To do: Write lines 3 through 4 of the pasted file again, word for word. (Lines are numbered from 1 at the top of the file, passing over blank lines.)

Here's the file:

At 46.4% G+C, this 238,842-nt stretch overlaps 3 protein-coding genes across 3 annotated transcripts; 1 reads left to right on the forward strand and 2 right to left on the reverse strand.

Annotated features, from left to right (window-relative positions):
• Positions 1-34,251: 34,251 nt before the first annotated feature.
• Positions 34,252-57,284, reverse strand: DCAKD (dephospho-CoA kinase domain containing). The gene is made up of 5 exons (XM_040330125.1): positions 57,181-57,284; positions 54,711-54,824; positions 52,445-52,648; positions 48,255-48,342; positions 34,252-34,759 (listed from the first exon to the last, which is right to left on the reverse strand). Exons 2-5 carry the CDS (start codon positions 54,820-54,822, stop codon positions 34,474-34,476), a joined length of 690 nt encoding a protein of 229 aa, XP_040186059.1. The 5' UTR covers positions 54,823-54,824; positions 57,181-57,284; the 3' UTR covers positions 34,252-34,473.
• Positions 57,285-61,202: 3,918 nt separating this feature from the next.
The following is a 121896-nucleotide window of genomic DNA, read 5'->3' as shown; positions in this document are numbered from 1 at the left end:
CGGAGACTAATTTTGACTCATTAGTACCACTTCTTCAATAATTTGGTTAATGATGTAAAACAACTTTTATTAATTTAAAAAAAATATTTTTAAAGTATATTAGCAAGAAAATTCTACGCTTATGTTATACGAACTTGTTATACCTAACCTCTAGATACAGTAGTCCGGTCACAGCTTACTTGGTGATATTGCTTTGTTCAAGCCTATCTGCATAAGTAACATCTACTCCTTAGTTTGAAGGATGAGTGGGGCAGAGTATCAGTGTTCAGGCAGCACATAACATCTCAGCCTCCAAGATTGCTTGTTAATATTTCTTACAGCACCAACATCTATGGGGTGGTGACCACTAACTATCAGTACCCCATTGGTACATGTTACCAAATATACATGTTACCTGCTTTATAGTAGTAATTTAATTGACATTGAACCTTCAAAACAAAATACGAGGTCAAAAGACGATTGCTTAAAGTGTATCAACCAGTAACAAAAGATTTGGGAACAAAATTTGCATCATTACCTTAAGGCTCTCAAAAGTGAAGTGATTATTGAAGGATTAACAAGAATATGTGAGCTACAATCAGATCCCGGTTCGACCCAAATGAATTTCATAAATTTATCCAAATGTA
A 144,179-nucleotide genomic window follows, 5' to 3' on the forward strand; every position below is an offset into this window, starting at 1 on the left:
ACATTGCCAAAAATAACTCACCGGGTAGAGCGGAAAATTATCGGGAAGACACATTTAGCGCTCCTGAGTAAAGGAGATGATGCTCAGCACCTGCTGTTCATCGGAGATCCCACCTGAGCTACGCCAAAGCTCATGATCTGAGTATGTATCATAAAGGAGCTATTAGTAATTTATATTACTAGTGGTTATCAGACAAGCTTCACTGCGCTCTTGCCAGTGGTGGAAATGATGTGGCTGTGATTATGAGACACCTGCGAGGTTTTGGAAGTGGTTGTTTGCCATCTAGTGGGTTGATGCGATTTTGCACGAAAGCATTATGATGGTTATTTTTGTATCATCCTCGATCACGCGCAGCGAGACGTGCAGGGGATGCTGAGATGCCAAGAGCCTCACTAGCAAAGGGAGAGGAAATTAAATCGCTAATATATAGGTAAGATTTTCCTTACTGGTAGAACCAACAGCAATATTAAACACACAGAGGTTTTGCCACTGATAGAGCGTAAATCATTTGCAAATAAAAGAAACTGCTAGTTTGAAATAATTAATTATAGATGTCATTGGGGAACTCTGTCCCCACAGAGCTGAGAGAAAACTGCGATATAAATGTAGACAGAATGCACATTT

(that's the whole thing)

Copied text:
• Positions 1-34,251: 34,251 nt before the first annotated feature.
• Positions 34,252-57,284, reverse strand: DCAKD (dephospho-CoA kinase domain containing). The gene is made up of 5 exons (XM_040330125.1): positions 57,181-57,284; positions 54,711-54,824; positions 52,445-52,648; positions 48,255-48,342; positions 34,252-34,759 (listed from the first exon to the last, which is right to left on the reverse strand). Exons 2-5 carry the CDS (start codon positions 54,820-54,822, stop codon positions 34,474-34,476), a joined length of 690 nt encoding a protein of 229 aa, XP_040186059.1. The 5' UTR covers positions 54,823-54,824; positions 57,181-57,284; the 3' UTR covers positions 34,252-34,473.